Proper punctuation is kind of a big deal. Yes, it may be true that errant apostrophe use won’t have a dramatic impact on the meaning of a sentence, but other punctuation marks can make all the difference. One such example is the lowly hyphen.
In other instances, however, the hyphen can dramatically change how a word or sentence is interpreted. Consider this example:
bat eating spider vs bat-eating spider
“It can be quite shocking to see a bat eating spider.” Whereas “bat eating spider” gives you the sense that the bat is the one consuming some spider meat, “bat-eating spider” implies that the spider is the predator and the bat is the prey. Hyphens can help to clarify ambiguity.
Here’s another example:
unionized vs. un-ionized
The first word has “union” as its basis, so “unionized workers” would then refer to workers who are organized in some sort of trade union. Alternatively, you can view “ion” as the root word, in which case “unionized” could be interpreted as “un-ionized,” meaning that the particle or substance is not in an ion form. In this way, “unionized” and “un-ionized” not only have different meanings, but also different pronunciations.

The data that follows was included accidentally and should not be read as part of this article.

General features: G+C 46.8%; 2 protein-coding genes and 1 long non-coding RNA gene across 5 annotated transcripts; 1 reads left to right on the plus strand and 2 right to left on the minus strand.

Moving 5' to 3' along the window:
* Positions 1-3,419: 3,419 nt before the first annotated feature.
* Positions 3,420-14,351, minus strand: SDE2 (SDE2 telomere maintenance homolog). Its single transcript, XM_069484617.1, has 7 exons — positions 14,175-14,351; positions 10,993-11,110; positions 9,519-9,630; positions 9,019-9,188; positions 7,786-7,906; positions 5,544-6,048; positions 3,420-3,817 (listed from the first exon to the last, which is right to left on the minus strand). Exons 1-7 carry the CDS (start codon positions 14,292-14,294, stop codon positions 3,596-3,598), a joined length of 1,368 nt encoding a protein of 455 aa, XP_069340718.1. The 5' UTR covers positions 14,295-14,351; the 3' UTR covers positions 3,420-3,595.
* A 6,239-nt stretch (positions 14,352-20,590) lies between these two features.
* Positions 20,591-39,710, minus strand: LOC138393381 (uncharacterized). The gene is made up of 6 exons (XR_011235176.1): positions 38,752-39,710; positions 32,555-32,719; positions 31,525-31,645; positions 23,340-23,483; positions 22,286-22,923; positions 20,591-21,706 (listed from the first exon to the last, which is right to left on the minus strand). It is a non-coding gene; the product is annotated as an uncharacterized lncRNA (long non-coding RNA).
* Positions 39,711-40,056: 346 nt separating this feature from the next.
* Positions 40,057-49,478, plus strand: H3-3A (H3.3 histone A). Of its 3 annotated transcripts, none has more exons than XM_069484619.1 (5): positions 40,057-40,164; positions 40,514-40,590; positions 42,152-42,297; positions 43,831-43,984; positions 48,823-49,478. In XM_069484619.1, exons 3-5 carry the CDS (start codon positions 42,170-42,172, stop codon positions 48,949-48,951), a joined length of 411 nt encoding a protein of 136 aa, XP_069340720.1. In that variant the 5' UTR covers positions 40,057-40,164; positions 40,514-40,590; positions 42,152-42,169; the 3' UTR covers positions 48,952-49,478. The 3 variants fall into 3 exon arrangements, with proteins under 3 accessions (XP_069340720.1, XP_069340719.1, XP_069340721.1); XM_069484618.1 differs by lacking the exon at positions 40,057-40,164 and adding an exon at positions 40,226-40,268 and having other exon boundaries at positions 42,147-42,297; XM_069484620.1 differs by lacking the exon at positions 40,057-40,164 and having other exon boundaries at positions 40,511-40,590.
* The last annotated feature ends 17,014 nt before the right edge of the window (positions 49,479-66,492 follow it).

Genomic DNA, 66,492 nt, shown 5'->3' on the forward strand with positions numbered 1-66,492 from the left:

recreation vs. re-creation
“Recreation” (as in leisure activities) is quite different from “re-creation” (as in creating something again). If you don’t include the hyphen in there, the majority of people are going to read “recreation” to mean the former, rather than the latter.
Sometimes, whether or not to hyphenate a word is a matter of style. It might also have to do with just how some compound words simply look awkward when unhyphenated (anti-inflammatory vs. antiinflammmatory). Other times, as illustrated above, the hyphen could dramatically change the message altogether. Just as we must respect the power of the comma, we must also be diligent with how we use the almighty hyphen.